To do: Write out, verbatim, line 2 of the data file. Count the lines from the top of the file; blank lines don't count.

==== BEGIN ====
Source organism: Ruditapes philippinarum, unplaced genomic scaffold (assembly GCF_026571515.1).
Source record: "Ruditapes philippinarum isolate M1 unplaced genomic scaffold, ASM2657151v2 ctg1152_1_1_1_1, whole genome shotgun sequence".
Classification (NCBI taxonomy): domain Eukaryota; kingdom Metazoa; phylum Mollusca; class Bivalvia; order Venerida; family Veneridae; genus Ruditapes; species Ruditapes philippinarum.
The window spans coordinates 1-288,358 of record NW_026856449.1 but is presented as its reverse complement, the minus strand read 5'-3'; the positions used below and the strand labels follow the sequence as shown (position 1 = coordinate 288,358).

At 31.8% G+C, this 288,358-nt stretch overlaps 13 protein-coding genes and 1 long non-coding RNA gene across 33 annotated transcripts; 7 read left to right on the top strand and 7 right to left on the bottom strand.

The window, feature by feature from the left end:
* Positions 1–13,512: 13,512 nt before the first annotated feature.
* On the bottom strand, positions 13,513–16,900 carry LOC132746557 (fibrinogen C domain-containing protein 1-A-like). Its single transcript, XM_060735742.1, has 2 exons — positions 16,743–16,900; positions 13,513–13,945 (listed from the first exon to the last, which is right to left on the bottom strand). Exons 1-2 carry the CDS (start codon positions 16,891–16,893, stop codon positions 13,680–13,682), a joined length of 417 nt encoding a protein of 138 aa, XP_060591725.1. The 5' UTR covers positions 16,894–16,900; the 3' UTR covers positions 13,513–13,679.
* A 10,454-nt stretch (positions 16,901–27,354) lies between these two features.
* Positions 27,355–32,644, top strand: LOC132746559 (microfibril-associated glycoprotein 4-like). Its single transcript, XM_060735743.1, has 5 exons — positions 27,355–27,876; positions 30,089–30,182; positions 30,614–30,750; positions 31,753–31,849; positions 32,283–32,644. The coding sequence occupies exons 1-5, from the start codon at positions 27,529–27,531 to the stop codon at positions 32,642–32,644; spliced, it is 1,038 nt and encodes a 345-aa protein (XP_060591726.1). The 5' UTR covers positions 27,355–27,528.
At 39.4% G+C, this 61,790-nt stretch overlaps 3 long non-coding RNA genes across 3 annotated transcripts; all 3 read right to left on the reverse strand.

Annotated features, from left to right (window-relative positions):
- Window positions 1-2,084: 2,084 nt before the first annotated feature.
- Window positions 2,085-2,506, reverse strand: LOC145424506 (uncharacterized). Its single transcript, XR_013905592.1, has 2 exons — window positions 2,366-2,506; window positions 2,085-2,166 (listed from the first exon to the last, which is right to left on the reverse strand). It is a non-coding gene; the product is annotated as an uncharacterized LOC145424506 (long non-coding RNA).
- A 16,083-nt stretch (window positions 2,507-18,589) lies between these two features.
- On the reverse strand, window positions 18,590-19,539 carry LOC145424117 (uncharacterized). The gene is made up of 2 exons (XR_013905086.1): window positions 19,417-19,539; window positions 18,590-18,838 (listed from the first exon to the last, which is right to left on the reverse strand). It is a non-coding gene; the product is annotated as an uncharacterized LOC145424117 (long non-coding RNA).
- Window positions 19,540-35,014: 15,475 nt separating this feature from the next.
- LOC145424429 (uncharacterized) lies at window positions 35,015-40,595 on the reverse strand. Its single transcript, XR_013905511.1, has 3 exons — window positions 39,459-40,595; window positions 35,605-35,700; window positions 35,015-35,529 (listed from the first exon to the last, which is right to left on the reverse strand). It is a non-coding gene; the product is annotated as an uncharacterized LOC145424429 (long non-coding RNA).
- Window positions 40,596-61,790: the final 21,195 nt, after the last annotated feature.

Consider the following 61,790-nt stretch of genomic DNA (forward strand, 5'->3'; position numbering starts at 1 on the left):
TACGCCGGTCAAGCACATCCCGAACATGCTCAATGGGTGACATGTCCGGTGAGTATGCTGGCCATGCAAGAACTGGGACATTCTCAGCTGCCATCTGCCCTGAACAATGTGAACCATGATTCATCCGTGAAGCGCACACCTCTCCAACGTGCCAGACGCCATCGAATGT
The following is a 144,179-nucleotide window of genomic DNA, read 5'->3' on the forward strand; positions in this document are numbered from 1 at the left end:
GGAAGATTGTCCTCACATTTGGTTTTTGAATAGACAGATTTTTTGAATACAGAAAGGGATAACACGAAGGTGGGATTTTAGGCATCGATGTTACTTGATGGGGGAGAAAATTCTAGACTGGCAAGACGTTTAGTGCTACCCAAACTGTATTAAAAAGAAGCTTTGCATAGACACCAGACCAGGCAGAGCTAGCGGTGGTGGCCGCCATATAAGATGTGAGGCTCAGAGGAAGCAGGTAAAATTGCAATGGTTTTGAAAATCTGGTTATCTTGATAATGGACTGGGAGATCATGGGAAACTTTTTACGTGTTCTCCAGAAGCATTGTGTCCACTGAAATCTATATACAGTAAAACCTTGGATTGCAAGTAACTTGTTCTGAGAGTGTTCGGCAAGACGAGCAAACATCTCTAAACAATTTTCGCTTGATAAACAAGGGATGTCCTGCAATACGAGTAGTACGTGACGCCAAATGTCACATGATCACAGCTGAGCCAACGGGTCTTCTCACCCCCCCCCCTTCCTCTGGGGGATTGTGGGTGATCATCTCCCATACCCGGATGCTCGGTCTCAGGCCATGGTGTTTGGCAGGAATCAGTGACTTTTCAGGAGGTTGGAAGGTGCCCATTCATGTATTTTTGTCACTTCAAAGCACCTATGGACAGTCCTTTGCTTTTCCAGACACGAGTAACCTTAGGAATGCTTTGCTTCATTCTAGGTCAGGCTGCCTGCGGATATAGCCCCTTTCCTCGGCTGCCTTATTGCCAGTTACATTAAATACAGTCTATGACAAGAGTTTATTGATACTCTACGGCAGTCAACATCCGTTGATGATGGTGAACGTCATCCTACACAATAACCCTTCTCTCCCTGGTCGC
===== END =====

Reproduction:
Source record: "Ruditapes philippinarum isolate M1 unplaced genomic scaffold, ASM2657151v2 ctg1152_1_1_1_1, whole genome shotgun sequence".